Friday, July 19, 2024

Goldman warns Microsoft, Google, and Facebook about the reality of AI amidst the hype.

Goldman Sachs warns of US tech giants’ massive AI spending: A potential bubble in the making

Goldman Sachs Raises Concerns Over US Tech Giants’ Massive Spending on Artificial Intelligence

Goldman Sachs has raised concerns about the staggering amount of money being poured into artificial intelligence (AI) by US tech giants, according to a report by Bloomberg. The report highlights the substantial spending by “hyperscalers” such as Amazon, Meta, Microsoft, and Alphabet, who collectively have invested a staggering $357 billion in capital expenditure (capex) and research and development (R&D) in the past year.

A significant portion of this spending, approximately a quarter of the S&P 500’s total capex and R&D expenditure, is directed towards AI, according to Goldman Sachs’ strategists. Lead strategist Ryan Hammond issued a warning that the companies investing in AI must eventually demonstrate that their expenditures will translate into revenue and earnings. Failure to do so could result in a decrease in the valuation of these companies.

The report also highlights the increasing trend in AI spending among tech giants. Amazon’s capex is expected to reach $63 billion this year, a significant increase from $53 billion in 2023. Meta and Alphabet are also projected to allocate record amounts towards AI investments in 2024.

While the excitement surrounding AI has propelled US stocks to new highs, some investors are approaching the situation with caution. They are considering other sectors like infrastructure and utilities as potential outperformers for the remainder of 2024.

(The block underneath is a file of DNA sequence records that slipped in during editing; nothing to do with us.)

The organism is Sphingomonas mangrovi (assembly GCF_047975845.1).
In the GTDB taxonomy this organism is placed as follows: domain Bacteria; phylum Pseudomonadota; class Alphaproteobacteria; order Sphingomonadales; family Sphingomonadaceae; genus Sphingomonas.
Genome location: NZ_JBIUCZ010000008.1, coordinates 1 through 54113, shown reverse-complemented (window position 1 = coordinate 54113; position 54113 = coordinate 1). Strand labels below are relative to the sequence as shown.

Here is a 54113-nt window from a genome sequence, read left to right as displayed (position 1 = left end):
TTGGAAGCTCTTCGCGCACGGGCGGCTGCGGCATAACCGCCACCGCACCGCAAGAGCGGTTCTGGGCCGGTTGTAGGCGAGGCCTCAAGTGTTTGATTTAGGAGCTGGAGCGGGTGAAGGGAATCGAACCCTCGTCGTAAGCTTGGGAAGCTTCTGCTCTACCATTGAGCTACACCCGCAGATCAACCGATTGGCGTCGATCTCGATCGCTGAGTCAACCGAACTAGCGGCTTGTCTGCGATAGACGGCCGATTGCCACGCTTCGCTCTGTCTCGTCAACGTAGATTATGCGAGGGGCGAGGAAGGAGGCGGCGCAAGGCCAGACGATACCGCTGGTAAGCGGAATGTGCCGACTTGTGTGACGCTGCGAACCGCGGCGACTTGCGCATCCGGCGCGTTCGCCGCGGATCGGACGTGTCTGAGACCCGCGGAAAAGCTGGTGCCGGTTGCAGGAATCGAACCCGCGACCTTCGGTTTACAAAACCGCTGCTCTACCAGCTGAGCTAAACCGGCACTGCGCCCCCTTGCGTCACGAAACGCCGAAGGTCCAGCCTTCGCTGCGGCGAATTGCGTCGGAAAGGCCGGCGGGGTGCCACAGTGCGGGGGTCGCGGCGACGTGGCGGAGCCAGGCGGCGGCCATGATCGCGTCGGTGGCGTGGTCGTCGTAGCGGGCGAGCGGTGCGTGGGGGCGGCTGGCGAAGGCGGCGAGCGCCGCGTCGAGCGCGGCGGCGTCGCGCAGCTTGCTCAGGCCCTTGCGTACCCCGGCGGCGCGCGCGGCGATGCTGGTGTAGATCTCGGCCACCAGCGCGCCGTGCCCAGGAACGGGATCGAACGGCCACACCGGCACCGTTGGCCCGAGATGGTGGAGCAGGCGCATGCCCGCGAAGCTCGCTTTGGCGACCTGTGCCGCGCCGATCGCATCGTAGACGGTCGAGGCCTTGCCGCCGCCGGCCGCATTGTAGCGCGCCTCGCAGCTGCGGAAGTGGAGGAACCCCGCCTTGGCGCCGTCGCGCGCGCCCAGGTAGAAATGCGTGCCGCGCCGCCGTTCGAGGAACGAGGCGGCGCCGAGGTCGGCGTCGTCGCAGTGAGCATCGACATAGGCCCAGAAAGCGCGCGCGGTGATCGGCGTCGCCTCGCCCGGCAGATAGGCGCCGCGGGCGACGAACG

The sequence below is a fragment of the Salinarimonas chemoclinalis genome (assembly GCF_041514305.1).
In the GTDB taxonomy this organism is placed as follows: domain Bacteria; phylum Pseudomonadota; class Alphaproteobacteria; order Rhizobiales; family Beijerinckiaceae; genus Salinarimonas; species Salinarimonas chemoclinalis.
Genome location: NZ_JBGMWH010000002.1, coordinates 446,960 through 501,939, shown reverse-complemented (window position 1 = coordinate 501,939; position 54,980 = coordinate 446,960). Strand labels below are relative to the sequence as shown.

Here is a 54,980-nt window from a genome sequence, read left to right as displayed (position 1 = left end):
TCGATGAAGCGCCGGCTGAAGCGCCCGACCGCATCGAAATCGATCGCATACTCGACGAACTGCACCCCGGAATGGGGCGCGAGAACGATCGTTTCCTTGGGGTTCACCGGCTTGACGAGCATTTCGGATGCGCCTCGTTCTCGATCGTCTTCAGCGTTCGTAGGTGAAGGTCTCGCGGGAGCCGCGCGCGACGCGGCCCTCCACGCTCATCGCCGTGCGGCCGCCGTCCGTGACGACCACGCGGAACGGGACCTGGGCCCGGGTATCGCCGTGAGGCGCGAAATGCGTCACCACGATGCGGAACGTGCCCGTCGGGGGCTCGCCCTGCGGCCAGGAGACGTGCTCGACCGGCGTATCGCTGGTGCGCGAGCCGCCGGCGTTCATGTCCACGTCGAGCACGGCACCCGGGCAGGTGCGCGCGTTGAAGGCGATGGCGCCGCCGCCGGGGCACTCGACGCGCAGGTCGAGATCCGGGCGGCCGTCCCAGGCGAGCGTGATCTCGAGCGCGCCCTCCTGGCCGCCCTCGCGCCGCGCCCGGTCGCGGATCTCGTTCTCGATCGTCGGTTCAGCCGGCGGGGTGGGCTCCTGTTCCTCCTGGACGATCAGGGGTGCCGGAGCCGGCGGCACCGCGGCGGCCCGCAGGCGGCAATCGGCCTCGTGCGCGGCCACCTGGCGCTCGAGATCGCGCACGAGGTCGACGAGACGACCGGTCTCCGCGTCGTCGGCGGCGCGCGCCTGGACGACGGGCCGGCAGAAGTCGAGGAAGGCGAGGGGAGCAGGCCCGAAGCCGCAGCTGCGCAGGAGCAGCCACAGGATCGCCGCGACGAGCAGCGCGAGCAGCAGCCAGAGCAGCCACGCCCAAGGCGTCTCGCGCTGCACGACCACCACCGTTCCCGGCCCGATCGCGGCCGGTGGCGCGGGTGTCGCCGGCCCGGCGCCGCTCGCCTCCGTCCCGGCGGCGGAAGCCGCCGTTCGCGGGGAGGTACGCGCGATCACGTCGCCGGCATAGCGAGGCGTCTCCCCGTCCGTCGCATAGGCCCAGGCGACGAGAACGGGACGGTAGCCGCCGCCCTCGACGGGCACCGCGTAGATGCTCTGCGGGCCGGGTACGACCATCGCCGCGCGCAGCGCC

In drawing parallels to the dot-com bubble era, Goldman Sachs’ strategists point out that the current AI spending craze is still relatively modest compared to the excessive levels seen during the tech crash of the early 2000s. Companies back then were spending over 100% of their operating cash flow on capex and R&D, whereas today the figure stands at 72%. However, there are potential risks as the depreciation of AI-related investments could impact profitability negatively.

Hammond underscores the importance of monitoring sales figures to gauge the effectiveness of AI investments, drawing comparisons to the tech bubble era where sales revisions were crucial indicators for investors. This suggests that investors will closely watch for revenue growth to determine if the AI investments are yielding positive results.

As the debate around AI spending continues to unfold, investors will be keeping a close eye on how US tech giants navigate this significant investment landscape.

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